Promoting Someone? Take the Right Steps


When it comes to growing your business, you reach a point when your workload is not sustainable. You and your existing management team simply don’t have enough hours in the day to cope, and you are going to need more leadership capacity. You could hire another manager or team leader externally, or decide to promote one of your key (technical) performers from within the business itself. But whatever you decide, you know that there are risks involved; will your new manager deliver the business growth you need; will they earn the respect of their team; will they handle their new responsibilities; will they handle the pressure? The list goes on.

According to “Growing Your Small Business”, a report by the Chartered Management Institute, poor management was identified as the leading cause of small business failure, and was blamed for 56% of insolvencies. So, there’s good reason to make the right choices and get this new manager working to their full potential and up to speed quickly.

Here are 5 steps to help you cut out the risk


  • Specify the role: You might need, let’s say, a “production manager” and think that a title is enough. Tempting though it might be to stop at that point, you and your potential recruit are in serious danger of making incorrect assumptions. It’s important therefore to get into the detail about the type of person you need. You should include a description of the duties, the expected results and how they are measured, what customers expect etc. They will need a certain skillset and some relevant experience in the chosen discipline, in this case a manufacturing environment.
  • Check their potential: The perfect candidate for this new role may not yet exist, so now it’s time to ask: does the person you have in mind have the potential to grow and develop into the role? Could they, at some future time, become your successor and continue to grow the business, perhaps leading it in new directions? You could look at their track record so far and see how they have progressed.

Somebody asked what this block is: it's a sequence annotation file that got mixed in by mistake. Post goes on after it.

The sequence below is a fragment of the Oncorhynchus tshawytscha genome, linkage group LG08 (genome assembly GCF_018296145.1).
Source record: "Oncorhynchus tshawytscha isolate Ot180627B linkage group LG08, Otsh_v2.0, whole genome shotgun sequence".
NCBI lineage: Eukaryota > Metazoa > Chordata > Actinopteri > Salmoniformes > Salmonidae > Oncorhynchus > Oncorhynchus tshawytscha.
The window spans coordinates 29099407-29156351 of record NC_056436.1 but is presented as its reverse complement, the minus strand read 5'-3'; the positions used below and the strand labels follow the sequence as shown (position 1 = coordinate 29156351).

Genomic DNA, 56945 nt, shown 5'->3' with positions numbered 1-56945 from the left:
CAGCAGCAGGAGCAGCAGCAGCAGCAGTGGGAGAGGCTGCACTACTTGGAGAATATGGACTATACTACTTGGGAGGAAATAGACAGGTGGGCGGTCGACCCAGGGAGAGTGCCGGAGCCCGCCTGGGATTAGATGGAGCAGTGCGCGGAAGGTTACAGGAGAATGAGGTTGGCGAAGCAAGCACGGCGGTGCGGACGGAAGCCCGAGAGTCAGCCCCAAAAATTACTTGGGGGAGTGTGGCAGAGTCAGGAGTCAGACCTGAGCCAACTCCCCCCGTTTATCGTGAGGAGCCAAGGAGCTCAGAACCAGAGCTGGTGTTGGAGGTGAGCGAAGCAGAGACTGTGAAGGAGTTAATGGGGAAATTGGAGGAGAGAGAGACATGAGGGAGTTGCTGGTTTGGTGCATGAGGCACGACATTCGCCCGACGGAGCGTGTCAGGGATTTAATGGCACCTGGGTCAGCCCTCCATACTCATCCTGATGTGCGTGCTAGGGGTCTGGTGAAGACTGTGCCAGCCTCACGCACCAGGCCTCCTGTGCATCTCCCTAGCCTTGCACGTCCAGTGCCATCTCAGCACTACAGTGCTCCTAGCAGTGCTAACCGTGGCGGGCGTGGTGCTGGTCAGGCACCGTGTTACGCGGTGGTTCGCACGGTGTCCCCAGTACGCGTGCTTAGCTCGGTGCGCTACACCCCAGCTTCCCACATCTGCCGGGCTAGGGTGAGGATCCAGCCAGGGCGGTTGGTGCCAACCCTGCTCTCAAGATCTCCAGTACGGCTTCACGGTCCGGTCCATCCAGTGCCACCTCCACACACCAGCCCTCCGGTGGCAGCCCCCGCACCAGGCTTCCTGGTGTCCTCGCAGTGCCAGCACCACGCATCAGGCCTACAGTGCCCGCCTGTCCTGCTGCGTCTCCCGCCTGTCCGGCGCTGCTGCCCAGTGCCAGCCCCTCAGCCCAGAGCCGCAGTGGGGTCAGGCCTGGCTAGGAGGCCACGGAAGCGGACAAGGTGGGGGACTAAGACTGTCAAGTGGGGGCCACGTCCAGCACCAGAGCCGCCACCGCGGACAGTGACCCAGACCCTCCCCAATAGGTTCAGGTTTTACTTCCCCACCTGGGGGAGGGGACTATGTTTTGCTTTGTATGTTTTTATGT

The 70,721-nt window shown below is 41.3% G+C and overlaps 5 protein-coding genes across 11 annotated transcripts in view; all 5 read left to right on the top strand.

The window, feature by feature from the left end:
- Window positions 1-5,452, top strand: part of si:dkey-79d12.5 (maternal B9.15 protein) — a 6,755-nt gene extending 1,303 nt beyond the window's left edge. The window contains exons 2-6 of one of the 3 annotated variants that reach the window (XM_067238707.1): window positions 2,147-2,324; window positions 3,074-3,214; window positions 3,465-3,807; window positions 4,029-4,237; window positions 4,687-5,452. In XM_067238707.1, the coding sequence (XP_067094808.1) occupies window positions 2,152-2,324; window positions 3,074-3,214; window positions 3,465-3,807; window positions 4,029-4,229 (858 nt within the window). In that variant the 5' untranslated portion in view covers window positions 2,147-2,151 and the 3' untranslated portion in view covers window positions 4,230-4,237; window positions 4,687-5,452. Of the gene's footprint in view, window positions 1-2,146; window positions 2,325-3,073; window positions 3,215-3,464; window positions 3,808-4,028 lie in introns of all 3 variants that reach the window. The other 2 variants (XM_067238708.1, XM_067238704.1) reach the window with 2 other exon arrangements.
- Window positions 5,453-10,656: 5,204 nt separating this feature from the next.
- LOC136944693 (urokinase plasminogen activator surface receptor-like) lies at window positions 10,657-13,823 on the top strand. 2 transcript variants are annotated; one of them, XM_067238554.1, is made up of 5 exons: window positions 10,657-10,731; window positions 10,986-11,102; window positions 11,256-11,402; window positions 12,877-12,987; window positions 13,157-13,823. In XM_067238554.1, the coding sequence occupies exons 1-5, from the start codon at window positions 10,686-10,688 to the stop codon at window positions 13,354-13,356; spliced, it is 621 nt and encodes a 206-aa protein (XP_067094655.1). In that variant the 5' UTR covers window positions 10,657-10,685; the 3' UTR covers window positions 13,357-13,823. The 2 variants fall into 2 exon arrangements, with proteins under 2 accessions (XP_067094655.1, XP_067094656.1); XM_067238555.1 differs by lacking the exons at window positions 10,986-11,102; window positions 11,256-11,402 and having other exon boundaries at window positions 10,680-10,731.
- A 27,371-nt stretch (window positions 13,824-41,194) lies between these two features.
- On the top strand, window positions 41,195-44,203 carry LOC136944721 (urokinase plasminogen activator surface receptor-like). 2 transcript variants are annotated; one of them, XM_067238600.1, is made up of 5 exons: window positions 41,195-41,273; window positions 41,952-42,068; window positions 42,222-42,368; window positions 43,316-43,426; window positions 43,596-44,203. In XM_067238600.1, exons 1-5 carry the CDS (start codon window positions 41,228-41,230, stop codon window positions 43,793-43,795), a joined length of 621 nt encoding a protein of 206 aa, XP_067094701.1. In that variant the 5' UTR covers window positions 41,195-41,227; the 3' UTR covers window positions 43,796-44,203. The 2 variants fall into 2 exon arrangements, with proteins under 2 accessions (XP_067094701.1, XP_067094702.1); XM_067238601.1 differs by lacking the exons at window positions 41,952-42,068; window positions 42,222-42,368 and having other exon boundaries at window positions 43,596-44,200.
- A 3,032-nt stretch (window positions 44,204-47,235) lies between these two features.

• Have the conversation: Now it’s time to meet and confirm your joint understanding about this new role and your (joint) expectations. It’s your opportunity to explore the role in more depth, to check that you have the right person lined up, AND that this person really does want the job.   In a previous post, I drew attention to expectations and the serious consequences of assumptions which can be put right through a conversation. Isn’t it better to have that conversation now, proactively, rather than later?
  • Support them: One essential ingredient of 21st century leadership is showing that you care about your people, and this is especially true when you have a new manager reporting to you. You should expect to be asked lots of questions as issues appear day to day, so it’s your job to be available, to listen and to re-assure where necessary. You have many options at your disposal to train them, coach and mentor them, get external help, and provide supportive feedback. If you need more data on this topic, in this month’s HRD magazine, Richard Summerfield (HR director of JT Group) discusses the duty of care and the benefits which follow from it.
  • Acknowledge and reward: As your new manager grows into the role, then take time to notice how they are developing and tell them so. Give them some positive and specific feedback using the SBI model, and reward them appropriately.

You might think this is all common sense – and it is – but you should challenge yourself on how thorough you actually are in following these steps.

After all, you do want to take out the risks; don’t you?